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Economy in Brief

Japanese Trade Picture Murky:  Rising World Commodity Prices Push Imports Higher
by Carol Stone August 22, 2007

Japan's trade surplus either widened a bit in July or narrowed noticeably, depending on how you look at it. The reported balance from the raw data diminished to ¥671 million from ¥851 million in July 2006. However, the seasonally adjusted balance inched outward to ¥823 million from ¥822 million. This compares with a seasonally adjusted balance of ¥766 million a year ago. Both exports and imports rose 0.5% in July from June. Exports were up 11.7% from the year-ago amount and imports, a substantial 16.9%.

Some observers highlighted the deterioration, noting that it was more than forecasters expected and might foretell more slowing of the Japanese economy. There was already some surprise in Q2 GDP, which saw quarter-to-quarter growth decrease to just a 0.5% annual rate from 3.2% in Q1. However, from this perspective of the ongoing trend in seasonally adjusted data, the recent string of trade figures looks fairly favorable (see first graph).

The feature of this report that caught our attention came when we started to look at petroleum imports. With prices up so sharply, these imports were up 14% from a year ago. But wait! total imports were up 16.9%. Other things must have increased considerably more than oil. Indeed. Iron ore 35%; iron and steel products, 55.7%; nonferrous ore, 59.6%; nonferrous alloys, 27.8%, chemicals, 23.8%; electrical machinery, 17.1%. Commodity prices have struck here, apparently, sticking resource-starved Japan with accelerating import costs; in some cases, such as copper, world markets have already eased, but Japan is still paying higher more, possibly for materials that were ordered some time ago. We show here another example, imports of iron and steel products with the Nikkei domestic commodity price index for steel products.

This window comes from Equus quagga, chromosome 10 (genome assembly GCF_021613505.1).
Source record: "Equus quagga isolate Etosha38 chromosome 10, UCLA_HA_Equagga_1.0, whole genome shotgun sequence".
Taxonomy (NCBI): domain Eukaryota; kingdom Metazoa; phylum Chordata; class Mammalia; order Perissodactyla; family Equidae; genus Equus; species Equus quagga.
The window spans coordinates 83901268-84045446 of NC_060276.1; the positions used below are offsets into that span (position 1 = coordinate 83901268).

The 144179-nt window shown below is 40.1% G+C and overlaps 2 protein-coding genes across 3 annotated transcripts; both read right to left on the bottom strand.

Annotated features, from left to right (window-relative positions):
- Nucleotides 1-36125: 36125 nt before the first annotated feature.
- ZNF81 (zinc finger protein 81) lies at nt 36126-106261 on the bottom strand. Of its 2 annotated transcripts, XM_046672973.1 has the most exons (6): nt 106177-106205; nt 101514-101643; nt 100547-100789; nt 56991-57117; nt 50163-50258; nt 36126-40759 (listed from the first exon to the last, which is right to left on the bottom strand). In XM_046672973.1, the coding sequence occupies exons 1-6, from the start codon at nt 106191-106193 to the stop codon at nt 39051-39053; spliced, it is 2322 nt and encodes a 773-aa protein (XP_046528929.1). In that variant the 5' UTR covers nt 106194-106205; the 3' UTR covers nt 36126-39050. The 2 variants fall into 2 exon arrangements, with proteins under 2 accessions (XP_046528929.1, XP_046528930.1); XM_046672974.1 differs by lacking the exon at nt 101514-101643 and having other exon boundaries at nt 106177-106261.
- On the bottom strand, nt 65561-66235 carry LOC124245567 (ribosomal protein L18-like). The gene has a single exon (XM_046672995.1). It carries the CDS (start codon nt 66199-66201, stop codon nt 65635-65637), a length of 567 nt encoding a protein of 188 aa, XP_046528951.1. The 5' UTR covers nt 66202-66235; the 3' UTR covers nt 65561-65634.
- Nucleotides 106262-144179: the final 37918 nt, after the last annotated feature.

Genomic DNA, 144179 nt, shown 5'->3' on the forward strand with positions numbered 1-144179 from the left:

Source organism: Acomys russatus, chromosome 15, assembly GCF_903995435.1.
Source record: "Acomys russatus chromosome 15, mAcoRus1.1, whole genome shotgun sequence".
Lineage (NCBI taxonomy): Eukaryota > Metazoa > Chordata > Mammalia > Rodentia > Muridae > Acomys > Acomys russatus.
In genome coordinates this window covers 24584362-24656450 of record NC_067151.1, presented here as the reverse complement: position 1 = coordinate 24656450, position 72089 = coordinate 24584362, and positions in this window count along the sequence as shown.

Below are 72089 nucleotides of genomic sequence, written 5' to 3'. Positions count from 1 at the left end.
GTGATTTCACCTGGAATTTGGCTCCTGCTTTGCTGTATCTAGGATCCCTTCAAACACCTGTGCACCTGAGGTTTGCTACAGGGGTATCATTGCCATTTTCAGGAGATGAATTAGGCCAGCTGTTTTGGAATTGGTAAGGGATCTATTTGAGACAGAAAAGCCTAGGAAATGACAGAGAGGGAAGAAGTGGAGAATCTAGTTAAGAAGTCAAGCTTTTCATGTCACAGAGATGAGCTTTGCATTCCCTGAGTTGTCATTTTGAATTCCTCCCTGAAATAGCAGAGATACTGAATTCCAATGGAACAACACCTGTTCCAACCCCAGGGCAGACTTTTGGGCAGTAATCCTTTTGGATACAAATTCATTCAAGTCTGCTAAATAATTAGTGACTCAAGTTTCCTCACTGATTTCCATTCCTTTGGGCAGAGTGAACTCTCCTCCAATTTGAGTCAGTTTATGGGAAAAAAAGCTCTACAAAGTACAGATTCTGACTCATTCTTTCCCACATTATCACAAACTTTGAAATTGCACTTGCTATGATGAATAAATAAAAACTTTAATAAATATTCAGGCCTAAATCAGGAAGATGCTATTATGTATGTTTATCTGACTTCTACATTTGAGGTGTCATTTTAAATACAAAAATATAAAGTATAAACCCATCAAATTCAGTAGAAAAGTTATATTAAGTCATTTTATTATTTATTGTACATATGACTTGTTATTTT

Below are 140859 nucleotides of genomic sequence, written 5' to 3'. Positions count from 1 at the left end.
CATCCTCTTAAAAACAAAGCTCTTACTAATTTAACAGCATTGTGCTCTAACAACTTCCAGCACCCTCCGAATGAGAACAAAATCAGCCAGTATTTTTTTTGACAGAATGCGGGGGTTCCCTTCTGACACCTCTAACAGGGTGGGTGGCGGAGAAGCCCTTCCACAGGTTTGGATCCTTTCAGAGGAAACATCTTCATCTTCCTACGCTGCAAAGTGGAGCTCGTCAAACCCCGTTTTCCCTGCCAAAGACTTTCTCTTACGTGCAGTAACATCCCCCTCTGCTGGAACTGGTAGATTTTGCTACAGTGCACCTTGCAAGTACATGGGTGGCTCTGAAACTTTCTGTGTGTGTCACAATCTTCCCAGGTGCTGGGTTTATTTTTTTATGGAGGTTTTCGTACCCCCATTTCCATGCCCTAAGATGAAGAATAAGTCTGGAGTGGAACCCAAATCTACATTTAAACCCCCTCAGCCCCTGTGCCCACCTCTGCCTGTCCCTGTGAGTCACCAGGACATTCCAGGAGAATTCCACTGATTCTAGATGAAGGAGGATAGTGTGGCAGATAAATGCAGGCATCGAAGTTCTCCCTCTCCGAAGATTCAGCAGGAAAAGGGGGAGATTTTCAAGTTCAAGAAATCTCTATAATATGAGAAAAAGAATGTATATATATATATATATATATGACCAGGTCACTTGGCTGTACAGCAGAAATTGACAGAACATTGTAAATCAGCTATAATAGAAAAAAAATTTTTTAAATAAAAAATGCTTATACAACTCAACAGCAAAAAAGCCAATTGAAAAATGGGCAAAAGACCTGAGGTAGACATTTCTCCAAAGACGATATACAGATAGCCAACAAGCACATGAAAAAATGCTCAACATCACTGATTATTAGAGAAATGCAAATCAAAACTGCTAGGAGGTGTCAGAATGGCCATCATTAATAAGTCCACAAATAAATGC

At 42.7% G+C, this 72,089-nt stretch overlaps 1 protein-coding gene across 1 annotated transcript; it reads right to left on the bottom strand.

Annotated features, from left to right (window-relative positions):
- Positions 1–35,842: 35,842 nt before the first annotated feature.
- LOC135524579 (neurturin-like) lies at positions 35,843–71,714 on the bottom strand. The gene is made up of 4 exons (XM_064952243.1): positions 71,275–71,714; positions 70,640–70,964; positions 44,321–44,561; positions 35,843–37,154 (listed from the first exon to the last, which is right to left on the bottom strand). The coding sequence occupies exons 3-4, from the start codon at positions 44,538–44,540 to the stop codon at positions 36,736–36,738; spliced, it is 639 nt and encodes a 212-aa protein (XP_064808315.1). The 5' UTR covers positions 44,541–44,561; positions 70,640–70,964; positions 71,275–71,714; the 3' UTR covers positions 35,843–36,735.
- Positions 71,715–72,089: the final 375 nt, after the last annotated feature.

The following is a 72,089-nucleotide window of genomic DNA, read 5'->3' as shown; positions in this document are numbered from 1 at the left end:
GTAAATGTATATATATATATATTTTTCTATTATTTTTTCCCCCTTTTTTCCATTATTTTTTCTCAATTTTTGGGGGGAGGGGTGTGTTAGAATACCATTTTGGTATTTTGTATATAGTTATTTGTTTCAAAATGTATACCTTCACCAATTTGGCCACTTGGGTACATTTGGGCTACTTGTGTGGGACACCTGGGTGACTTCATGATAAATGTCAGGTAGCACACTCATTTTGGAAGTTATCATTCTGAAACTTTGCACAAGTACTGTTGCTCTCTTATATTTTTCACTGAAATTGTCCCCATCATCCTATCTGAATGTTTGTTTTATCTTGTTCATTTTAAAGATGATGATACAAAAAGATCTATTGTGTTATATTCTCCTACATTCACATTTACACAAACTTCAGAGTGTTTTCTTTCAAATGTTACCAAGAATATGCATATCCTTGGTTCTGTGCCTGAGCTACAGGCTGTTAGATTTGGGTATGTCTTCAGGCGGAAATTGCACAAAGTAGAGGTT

Will these facts help the Bank of Japan in its rate setting decision, due overnight tonight? They would present a two-handed argument for a rate change: high-cost imports weighing on the economy, but the accompanying prospect of a more notable resumption of inflation. We'd guess -- without any credential as a forecaster of Japanese monetary policy -- that developments in world markets, more than these dual pressures within the Japanese economy itself, would stop the BoJ from raising a rate this week.

Monthly Averages
JAPAN, Bil.¥ July 2007* June 2007* May 2007* Year Ago*
2006 2005 2004
Trade Balance 823 822 796 766 658 726 996
  Not Seas Adj 671 1223 383 851 -- -- --
Exports 7086 7053 6973 6333 6271 5471 5097
  % Change 0.5 1.1 2.9 11.7 14.6 7.3 12.1
Imports 6264 6231 6177 5567 5612 4746 4101
  % Change 0.5 0.9 8.2 16.9 18.3 15.7 10.9
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